What We're Reading

 

 

 

Has Business Left Milton Friedman Behind?
On September 13, 1970, the New York Times Magazine published an essay by the economist Milton Friedman titled “The Social Responsibility of Business is to Increase Its Profits.” It laid out what came to be known as the Friedman Doctrine — a call to arms for American free-market capitalism and arguably the most consequential economic idea, for better or worse, of the latter part of the 20th century. Fifty years later, Mr. Friedman’s seminal essay continues to stoke debate among business leaders and policymakers — many of whom now seek to rebuke his view as leading to a generation of profiteering companies at the expense of society, exacerbating inequality.
 

 

Four Questions to Help Demystify Your Relationship with Money
Jennifer Risher took a job in campus recruiting at Microsoft in 1991. She was 25 and given stock options worth several hundred thousand dollars. While working there, she met her husband, David, who had more stock options than she did. He later left to work for Amazon when it was still just selling books and got even more valuable options there. In a few years, they were worth tens of millions of dollars and on their way to a comfortable life. When Ms. Risher looks back, was it luck or good decisions that helped her land that Microsoft job?
 

The Fed Is Raising A Spoiled Teenager
Thirteen years ago last month (June 2007), the Fed Funds interest rate peaked at 5.25% and since then has been steadily declining. Apart from one short rate hike cycle in 2018, The Federal Reserve Bank (The Fed), has consistently reduced interest rates and implemented what is known as accommodative monetary policy. This accommodative policy has led stock investors to become dependent on lower rates to help them justify investing in stocks. In the absence of lower interest rates and Central Bank accommodation, as we saw in 2018 and in February/March of this year, stock prices struggled.
 

The Mystery of High Stock Prices
From the Department of Curiosities: On Tuesday, as the number of new coronavirus cases continued to spike to record levels, the stock market closed out its strongest quarter in more than two decades.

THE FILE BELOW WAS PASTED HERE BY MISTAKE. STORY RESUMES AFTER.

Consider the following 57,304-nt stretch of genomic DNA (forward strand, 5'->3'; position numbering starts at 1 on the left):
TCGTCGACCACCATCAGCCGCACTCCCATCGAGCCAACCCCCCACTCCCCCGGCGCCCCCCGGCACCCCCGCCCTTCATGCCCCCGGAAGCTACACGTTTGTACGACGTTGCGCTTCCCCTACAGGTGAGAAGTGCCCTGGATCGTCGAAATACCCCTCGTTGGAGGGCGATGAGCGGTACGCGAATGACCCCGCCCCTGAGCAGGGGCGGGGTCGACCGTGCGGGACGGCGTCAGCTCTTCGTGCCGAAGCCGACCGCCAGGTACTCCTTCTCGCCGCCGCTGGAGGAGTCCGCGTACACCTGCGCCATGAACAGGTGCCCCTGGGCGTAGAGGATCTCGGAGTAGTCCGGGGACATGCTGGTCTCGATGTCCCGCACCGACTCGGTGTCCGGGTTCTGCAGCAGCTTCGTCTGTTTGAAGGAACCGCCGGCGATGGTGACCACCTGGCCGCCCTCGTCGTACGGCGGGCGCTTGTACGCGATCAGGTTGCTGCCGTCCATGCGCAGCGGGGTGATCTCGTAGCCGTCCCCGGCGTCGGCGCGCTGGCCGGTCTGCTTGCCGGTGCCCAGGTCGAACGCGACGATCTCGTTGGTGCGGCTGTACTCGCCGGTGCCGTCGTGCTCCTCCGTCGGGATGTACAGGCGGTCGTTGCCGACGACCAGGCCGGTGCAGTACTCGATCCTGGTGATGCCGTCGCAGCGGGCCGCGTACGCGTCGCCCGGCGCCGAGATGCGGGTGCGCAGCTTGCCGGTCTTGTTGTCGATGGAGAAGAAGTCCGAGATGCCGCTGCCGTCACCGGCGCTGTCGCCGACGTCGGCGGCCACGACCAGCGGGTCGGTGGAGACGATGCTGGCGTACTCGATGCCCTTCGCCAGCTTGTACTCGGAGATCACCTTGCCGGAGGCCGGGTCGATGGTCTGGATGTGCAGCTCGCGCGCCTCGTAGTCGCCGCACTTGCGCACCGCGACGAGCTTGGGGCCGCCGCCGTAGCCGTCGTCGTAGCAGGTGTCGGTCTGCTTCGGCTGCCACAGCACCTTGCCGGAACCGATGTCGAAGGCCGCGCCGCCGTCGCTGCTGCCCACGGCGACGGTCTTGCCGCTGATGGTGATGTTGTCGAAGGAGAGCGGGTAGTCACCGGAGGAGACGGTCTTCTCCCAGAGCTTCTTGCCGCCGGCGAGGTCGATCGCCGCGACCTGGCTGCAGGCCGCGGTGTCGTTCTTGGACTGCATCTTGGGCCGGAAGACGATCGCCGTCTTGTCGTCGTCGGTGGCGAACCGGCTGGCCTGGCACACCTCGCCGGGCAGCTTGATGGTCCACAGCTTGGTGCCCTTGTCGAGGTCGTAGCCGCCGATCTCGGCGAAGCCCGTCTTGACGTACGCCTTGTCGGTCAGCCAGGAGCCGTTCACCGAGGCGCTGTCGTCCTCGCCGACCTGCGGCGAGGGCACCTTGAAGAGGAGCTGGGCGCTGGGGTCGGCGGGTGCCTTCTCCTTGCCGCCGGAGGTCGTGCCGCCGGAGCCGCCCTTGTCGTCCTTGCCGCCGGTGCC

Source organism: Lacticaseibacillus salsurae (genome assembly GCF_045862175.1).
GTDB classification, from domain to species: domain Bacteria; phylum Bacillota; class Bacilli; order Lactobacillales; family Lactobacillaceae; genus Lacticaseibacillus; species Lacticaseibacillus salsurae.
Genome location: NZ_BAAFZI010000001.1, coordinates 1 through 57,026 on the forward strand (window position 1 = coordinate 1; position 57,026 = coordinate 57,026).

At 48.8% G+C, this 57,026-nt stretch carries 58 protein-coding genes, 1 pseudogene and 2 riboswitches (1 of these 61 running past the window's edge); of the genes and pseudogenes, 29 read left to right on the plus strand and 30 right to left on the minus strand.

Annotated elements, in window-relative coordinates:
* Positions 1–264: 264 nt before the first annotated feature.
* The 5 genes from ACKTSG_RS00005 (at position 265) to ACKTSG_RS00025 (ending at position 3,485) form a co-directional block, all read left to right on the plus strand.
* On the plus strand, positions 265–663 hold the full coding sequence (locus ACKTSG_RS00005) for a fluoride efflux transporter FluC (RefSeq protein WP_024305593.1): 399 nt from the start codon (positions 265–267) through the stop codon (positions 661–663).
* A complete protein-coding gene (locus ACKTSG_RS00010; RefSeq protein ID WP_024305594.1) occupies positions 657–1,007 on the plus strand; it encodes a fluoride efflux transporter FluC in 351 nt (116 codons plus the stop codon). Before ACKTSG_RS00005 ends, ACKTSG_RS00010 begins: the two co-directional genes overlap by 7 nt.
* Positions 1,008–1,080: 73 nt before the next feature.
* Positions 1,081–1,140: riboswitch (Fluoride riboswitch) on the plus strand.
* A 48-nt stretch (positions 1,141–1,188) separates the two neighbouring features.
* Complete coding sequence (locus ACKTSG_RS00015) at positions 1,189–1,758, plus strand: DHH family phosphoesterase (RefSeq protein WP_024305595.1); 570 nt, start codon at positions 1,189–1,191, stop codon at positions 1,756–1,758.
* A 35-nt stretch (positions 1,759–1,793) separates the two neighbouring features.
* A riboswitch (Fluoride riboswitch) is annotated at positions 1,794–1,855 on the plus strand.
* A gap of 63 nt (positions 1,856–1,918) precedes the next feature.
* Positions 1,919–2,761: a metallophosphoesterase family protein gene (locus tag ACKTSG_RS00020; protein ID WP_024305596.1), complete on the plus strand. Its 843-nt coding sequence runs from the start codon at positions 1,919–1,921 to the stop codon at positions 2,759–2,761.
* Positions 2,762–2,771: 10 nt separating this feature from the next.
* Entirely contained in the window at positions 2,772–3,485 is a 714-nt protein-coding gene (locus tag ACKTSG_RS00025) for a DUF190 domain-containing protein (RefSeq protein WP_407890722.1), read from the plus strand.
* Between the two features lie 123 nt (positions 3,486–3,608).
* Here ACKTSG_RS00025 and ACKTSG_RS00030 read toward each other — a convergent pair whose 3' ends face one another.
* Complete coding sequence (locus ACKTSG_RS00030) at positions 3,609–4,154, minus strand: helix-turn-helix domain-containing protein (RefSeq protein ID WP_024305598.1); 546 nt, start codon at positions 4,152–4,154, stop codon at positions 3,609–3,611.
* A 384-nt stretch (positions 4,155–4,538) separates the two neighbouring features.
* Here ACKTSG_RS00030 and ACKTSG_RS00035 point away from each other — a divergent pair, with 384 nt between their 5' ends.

How the Coronavirus Has Shaped my View of the World — and my Future in it
What is the difference between a hero and a saint?” my ethics teacher asked. He paused, waiting for a response. I switched my Zoom screen to gallery view. One student was doing his laundry. Another texted me to joke that she had turned off her camera to cook an omelet. A third, eyes downcast, was checking his phone. One brave student unmuted her microphone to answer, but as she began to speak, another student interjected, unintentionally forcing the first student to mute herself once more. I was supposed to begin college in September but am taking a gap year instead.
 

Stock Market Legend Who Called 3 Financial Bubbles Says This One is the ‘Real McCoy,’ This is ‘Crazy Stuff’
That is Jeremy Grantham, co-founder and chief investment strategist at Boston-based money manager Grantham, Mayo, Van Otterloo & Co., offering up a stark warning to speculators driving the stock market to new heights amid the greatest pandemic of the past century. “This is really the real McCoy, this is crazy stuff,” said Grantham during a Wednesday afternoon interview on CNBC that appeared to knock some of the stuffing out of a market that had been drifting along listlessly on Wednesday.
 

A Father’s Letter to His Kid: The 9 Money and Life Lessons Most People Learn Too Late in Life
On June 3, 2019, my wife and I welcomed our daughter into the world. She’s barely old enough to walk, so her job (mostly eating and sleeping) hasn’t changed much. But, one day, she’ll need some money and life advice. As a father who has spent much of his career studying and writing about money, behavioral finance and business, this is what I’ll tell her...
 

Capital Group 2020 Mid-Year Outlook
The decade-long economic expansion did not end with a whimper. The coronavirus brought it to a screeching halt. U.S. GDP fell 5.0% in the first quarter, and a steeper decline is likely in the second quarter. More bad news lies ahead in the short term, starting with the tragic human cost. Historic unemployment will likely have a lasting impact on the economy, and many businesses are failing. The path to economic recovery will depend on the course of the virus and public health response. “I expect a more gradual U-shaped recovery with bumps along the way,” U.S. economist Jared Franz explains. “But, as the economy begins to open more broadly, there will likely be a V-shape in some industries like travel and dining.”
 

Why a Rise in Telecommuting May Boost Home Sales in Vacation Spots
Real estate has long been tied to job growth. In the past decade, home prices have surged in the urban cores of hot labor markets, as more and more people were drawn to live near the abundance of high-paying jobs in big cities like San Francisco, New York, and Boston. But what happens when good jobs no longer have a fixed location? We may soon find out.
 

You Now Get Almost Nothing for Your Money, but It Could Be Worse
In this crisis, money is priceless, yet banks and money market funds will pay you close to zero in interest for years. That’s if everything turns out well.
 

What Is The Stock Market Even For Anymore?